Google treats Project Fi Nexus 6 users with Android 5.1.1 Lollipop Update
Jul 10, 2015 09:12 AM EDT
Jul 10, 2015 09:12 AM EDT
For those who were lucky enough to be given an invite to Project Fi MVNO service, a new version of Lollipop is soon to arrive in all Nexus 6 smartphones.
On its Twitter account, Google's Project Fi announced that "an even sweteter version of Android Lollipop is coming to all Project Fi phones".
Google's Project Fi is a lot similar to prepaid cellular service carriers. It works by rendering mobile data connectivity on two cellular networks, wherein the users can smartly hop between these networks.
Leading mobile network providers T-Mobile and Sprint have partnered with Google to facilitate Project Fi.
The core twist is that Fi will let the users tap on both Sprint and T-Mobile networks all for the sake of improved network coverage and drop-free wireless connectivity.
How Project Fi works?
Project Fi uses Wi-Fi connectivity to send text messages and make calls whenever available. Since it's prepaid, users ought to pay upfront contrary to the conventional bills that are paid after using the service. Google claims to have prepped a simplified billing system for Fi. The user pays $20/month for unlimited text messages and calls accompanied with flat $10/GB.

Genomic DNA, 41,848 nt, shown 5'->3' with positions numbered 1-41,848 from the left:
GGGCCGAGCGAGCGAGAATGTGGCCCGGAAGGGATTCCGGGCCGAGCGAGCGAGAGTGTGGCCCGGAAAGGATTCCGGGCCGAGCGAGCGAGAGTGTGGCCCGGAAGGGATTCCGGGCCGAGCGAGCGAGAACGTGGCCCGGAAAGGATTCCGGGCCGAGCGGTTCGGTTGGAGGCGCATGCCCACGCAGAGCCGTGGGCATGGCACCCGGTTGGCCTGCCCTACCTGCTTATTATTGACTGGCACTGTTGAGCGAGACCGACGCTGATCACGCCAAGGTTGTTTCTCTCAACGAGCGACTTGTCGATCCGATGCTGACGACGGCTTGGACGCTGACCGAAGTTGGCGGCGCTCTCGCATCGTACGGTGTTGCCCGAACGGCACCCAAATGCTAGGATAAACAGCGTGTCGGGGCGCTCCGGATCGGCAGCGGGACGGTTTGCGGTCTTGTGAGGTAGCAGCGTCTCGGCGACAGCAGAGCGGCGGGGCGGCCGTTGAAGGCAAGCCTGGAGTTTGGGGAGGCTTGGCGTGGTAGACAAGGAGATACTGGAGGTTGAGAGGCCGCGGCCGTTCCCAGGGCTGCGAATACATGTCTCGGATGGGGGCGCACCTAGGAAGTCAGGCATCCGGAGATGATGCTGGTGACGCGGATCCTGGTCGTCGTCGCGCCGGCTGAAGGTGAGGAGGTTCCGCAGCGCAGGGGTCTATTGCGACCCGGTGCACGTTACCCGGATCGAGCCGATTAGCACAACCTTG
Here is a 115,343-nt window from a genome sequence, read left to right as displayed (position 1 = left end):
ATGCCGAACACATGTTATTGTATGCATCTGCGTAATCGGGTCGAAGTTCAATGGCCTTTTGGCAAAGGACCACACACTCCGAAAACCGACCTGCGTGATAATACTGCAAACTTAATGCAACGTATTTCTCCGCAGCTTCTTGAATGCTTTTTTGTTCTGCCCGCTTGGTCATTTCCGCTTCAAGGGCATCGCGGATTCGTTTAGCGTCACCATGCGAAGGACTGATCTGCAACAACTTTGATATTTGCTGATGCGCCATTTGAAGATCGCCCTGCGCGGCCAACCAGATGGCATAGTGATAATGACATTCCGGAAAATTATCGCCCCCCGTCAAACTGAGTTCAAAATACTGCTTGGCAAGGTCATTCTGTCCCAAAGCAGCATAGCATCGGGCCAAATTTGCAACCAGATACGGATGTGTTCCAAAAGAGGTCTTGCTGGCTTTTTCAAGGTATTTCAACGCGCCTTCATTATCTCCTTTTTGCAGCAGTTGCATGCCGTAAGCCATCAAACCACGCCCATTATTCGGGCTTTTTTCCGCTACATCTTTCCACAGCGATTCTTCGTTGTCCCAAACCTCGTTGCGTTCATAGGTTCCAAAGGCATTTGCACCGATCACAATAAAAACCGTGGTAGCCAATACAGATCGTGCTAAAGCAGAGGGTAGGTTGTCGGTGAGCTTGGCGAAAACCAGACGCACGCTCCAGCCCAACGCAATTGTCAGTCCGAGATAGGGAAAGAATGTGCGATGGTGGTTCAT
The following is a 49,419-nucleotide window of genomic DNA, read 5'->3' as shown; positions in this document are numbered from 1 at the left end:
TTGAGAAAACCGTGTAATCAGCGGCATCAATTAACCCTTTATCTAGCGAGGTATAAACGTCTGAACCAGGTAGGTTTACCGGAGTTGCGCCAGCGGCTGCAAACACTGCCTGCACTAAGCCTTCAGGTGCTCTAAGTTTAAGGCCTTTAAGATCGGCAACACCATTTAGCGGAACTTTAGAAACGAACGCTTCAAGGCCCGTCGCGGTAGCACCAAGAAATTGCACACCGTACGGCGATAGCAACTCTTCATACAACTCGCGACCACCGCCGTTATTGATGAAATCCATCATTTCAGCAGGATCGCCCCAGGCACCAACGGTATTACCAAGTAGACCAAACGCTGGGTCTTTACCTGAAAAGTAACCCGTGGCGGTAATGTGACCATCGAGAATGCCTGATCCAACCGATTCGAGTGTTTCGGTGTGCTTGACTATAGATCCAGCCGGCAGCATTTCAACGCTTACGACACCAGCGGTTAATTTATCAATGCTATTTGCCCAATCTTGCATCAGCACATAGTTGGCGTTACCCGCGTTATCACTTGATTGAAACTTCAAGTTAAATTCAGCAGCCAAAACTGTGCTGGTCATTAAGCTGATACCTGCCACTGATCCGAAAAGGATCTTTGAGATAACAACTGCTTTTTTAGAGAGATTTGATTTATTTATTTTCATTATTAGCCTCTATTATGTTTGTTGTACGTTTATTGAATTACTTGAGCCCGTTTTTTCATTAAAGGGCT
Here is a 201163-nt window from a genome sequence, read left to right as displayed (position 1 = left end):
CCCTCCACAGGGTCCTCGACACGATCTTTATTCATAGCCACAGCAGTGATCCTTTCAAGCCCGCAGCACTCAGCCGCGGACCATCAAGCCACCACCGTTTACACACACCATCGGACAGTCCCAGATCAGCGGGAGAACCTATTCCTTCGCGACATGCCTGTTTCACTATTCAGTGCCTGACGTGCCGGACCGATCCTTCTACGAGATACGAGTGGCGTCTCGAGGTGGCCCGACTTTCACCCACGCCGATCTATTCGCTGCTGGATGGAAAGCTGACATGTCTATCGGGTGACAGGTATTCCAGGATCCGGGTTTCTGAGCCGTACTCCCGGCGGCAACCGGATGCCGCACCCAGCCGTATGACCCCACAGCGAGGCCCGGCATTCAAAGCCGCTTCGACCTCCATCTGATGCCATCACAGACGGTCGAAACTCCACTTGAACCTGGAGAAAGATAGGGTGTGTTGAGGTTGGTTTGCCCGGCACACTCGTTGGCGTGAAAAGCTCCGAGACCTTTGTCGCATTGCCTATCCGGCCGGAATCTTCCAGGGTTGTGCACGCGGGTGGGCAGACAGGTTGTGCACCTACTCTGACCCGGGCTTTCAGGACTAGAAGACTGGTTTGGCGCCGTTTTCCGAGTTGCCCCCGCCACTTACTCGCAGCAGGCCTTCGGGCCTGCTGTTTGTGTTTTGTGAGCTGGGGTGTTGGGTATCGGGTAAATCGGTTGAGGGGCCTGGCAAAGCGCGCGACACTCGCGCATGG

A software and special SIM power Fi on cellular devices that can validate users on both Sprint and T-Mobile networks would allow them to hop between both these networks depending on certain factors. Since Fi also uses Wi-Fi connectivity for messages and calls, users can easily switch to Wi-Fi hotspots at locations where mobile network goes dead. Fi automatically connects the device to open wireless or Wi-Fi hotspots to cut on mobile data usage when on the go.
Google touts that Project Fi offers similar features seen in Google Voice. For instance, users can forward their calls to Fi number, check voicemails, send text messages and make calls with that Fi number from most of the devices using Hangouts app.
Google has designed Fi to work globally in 100+ nations without any additional cost pertaining to texting or data usage. Users get the options of calling at flat rates when on a mobile network abroad (away from the U.S.) or choose to pay incredibly low when calling through Wi-Fi.
Sounds cool but we will have to wait a bit until Google launches the service across all devices, as presently Fi is available for Nexus 6 users only and they ought to request Project F1 invites.
Thought Project Fi might sound a good pick with its cool features like a simplified billing system, ability to hop between two networks, automatic connectivity to Wi-Fi hotspots, et. al., the entire success of Fi boils down to the users' penchant and their preferences.
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